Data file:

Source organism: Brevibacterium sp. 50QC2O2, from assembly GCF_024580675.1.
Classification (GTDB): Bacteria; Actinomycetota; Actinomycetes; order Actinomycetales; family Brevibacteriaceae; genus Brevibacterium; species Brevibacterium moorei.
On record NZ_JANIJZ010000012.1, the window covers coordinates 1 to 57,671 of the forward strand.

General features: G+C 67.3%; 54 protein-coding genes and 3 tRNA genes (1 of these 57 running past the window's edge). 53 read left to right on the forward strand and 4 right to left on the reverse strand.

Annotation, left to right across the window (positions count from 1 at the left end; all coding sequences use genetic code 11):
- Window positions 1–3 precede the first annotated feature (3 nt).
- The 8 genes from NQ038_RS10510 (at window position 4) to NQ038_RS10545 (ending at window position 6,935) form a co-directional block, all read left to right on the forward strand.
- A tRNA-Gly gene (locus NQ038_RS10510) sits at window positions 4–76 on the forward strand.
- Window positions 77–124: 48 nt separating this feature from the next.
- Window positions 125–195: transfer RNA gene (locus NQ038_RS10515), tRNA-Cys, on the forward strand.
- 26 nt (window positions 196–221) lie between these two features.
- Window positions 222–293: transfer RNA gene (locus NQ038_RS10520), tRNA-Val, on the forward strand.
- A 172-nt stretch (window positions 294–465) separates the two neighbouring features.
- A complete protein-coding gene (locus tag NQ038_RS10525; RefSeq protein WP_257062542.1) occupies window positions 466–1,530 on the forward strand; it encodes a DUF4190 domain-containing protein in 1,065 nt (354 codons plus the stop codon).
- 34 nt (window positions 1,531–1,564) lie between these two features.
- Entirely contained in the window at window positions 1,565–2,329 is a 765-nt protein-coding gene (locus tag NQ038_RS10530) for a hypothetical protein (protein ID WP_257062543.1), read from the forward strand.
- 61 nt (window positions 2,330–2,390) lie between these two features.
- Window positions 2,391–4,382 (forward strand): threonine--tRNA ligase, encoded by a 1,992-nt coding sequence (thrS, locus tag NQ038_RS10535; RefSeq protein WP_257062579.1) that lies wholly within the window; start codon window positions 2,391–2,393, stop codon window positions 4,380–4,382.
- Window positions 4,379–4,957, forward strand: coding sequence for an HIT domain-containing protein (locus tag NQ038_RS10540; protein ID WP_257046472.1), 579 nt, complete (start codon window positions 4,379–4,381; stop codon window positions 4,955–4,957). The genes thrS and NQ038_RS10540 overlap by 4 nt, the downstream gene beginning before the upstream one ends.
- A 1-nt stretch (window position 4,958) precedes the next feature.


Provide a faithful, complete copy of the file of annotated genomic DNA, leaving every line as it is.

Source organism: Brevibacterium sp. 50QC2O2, from assembly GCF_024580675.1.
Classification (GTDB): Bacteria; Actinomycetota; Actinomycetes; order Actinomycetales; family Brevibacteriaceae; genus Brevibacterium; species Brevibacterium moorei.
On record NZ_JANIJZ010000012.1, the window covers coordinates 1 to 57,671 of the forward strand.

General features: G+C 67.3%; 54 protein-coding genes and 3 tRNA genes (1 of these 57 running past the window's edge). 53 read left to right on the forward strand and 4 right to left on the reverse strand.

Annotation, left to right across the window (positions count from 1 at the left end; all coding sequences use genetic code 11):
- Window positions 1–3 precede the first annotated feature (3 nt).
- The 8 genes from NQ038_RS10510 (at window position 4) to NQ038_RS10545 (ending at window position 6,935) form a co-directional block, all read left to right on the forward strand.
- A tRNA-Gly gene (locus NQ038_RS10510) sits at window positions 4–76 on the forward strand.
- Window positions 77–124: 48 nt separating this feature from the next.
- Window positions 125–195: transfer RNA gene (locus NQ038_RS10515), tRNA-Cys, on the forward strand.
- 26 nt (window positions 196–221) lie between these two features.
- Window positions 222–293: transfer RNA gene (locus NQ038_RS10520), tRNA-Val, on the forward strand.
- A 172-nt stretch (window positions 294–465) separates the two neighbouring features.
- A complete protein-coding gene (locus tag NQ038_RS10525; RefSeq protein WP_257062542.1) occupies window positions 466–1,530 on the forward strand; it encodes a DUF4190 domain-containing protein in 1,065 nt (354 codons plus the stop codon).
- 34 nt (window positions 1,531–1,564) lie between these two features.
- Entirely contained in the window at window positions 1,565–2,329 is a 765-nt protein-coding gene (locus tag NQ038_RS10530) for a hypothetical protein (protein ID WP_257062543.1), read from the forward strand.
- 61 nt (window positions 2,330–2,390) lie between these two features.
- Window positions 2,391–4,382 (forward strand): threonine--tRNA ligase, encoded by a 1,992-nt coding sequence (thrS, locus tag NQ038_RS10535; RefSeq protein WP_257062579.1) that lies wholly within the window; start codon window positions 2,391–2,393, stop codon window positions 4,380–4,382.
- Window positions 4,379–4,957, forward strand: coding sequence for an HIT domain-containing protein (locus tag NQ038_RS10540; protein ID WP_257046472.1), 579 nt, complete (start codon window positions 4,379–4,381; stop codon window positions 4,955–4,957). The genes thrS and NQ038_RS10540 overlap by 4 nt, the downstream gene beginning before the upstream one ends.
- A 1-nt stretch (window position 4,958) precedes the next feature.